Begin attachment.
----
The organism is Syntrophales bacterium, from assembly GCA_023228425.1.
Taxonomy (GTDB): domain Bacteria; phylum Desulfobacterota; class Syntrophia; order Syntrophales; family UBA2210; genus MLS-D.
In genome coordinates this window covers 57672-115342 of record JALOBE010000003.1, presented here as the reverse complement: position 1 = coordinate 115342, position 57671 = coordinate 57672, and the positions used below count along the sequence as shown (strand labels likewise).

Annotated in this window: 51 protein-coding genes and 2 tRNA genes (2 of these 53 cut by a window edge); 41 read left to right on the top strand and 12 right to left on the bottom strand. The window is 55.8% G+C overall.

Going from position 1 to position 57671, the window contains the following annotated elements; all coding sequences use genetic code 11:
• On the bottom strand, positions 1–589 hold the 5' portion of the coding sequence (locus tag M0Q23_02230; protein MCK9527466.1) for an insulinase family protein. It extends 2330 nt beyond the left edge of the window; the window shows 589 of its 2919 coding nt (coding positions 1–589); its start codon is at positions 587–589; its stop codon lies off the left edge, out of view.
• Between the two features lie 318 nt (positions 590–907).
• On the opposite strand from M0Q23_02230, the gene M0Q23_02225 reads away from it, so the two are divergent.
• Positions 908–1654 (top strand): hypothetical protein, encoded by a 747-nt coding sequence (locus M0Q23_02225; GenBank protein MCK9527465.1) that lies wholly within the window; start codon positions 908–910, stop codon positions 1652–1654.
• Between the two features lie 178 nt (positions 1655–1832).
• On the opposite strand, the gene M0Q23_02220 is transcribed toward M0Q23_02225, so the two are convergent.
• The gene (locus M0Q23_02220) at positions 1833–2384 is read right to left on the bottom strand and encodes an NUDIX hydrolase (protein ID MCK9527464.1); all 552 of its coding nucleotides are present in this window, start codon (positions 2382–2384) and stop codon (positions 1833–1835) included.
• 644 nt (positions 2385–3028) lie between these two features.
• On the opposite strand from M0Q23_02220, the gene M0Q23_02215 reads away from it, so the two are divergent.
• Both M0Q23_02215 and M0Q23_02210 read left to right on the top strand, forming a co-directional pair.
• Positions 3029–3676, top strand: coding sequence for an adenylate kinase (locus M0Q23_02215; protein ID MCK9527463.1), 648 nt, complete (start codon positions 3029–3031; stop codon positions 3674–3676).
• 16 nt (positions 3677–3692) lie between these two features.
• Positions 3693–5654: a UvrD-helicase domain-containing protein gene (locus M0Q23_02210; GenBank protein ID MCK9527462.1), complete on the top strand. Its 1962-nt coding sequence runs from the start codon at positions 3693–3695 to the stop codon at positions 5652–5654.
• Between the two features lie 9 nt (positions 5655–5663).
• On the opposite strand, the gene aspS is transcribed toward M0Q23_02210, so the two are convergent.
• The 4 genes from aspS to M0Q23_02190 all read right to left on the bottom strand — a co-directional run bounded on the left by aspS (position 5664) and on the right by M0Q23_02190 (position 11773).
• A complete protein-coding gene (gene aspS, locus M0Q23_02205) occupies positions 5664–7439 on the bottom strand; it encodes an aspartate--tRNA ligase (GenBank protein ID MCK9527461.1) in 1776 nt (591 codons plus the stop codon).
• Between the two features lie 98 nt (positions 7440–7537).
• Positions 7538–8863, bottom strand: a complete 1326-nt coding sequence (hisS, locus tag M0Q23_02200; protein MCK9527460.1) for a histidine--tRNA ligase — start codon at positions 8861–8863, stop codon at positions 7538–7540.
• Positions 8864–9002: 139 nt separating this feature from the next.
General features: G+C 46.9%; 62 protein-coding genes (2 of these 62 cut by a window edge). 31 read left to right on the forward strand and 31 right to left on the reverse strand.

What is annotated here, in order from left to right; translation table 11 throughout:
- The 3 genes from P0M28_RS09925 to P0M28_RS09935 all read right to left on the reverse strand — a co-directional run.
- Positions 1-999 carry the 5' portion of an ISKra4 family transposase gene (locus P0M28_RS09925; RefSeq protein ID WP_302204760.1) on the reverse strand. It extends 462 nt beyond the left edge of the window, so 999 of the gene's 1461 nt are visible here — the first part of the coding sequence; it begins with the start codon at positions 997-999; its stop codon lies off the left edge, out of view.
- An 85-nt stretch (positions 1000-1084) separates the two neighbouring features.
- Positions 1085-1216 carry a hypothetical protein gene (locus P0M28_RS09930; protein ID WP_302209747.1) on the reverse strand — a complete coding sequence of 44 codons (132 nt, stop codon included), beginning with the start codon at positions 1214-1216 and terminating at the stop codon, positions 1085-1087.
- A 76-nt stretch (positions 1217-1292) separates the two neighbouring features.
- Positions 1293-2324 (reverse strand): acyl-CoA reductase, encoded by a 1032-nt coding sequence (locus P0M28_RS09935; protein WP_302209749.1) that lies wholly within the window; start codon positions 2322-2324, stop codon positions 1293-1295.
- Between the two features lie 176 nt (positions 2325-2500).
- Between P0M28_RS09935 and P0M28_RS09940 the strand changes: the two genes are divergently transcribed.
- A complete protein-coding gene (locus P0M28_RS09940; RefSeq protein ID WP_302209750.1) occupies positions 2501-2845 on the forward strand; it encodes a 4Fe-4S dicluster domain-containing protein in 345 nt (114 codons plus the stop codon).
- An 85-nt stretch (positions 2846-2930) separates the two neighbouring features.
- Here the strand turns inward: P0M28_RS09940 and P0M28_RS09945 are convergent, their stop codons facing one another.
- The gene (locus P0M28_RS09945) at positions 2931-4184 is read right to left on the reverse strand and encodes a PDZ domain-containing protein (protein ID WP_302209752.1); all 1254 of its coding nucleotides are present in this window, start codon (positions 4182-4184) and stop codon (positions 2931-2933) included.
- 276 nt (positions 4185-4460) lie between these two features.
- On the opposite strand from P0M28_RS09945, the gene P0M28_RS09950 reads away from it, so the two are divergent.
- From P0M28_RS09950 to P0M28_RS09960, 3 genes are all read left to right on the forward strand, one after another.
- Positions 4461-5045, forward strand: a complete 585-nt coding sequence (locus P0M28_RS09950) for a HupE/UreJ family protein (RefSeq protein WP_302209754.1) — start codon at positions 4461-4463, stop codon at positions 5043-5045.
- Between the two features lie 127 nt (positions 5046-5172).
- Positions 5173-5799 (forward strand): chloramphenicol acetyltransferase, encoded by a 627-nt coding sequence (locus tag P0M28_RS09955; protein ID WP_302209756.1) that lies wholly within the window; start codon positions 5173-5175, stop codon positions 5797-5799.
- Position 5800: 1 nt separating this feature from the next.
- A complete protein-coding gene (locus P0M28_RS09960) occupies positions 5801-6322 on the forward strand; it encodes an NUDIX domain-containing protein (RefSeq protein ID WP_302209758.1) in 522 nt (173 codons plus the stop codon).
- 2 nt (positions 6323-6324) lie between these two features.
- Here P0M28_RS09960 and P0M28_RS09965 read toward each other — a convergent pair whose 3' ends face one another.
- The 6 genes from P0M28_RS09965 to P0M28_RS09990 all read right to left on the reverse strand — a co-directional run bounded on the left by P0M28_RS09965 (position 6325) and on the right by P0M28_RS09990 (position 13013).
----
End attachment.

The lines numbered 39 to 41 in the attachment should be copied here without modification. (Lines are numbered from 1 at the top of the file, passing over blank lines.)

- The gene (locus P0M28_RS09945) at positions 2931-4184 is read right to left on the reverse strand and encodes a PDZ domain-containing protein (protein ID WP_302209752.1); all 1254 of its coding nucleotides are present in this window, start codon (positions 4182-4184) and stop codon (positions 2931-2933) included.
- 276 nt (positions 4185-4460) lie between these two features.
- On the opposite strand from P0M28_RS09945, the gene P0M28_RS09950 reads away from it, so the two are divergent.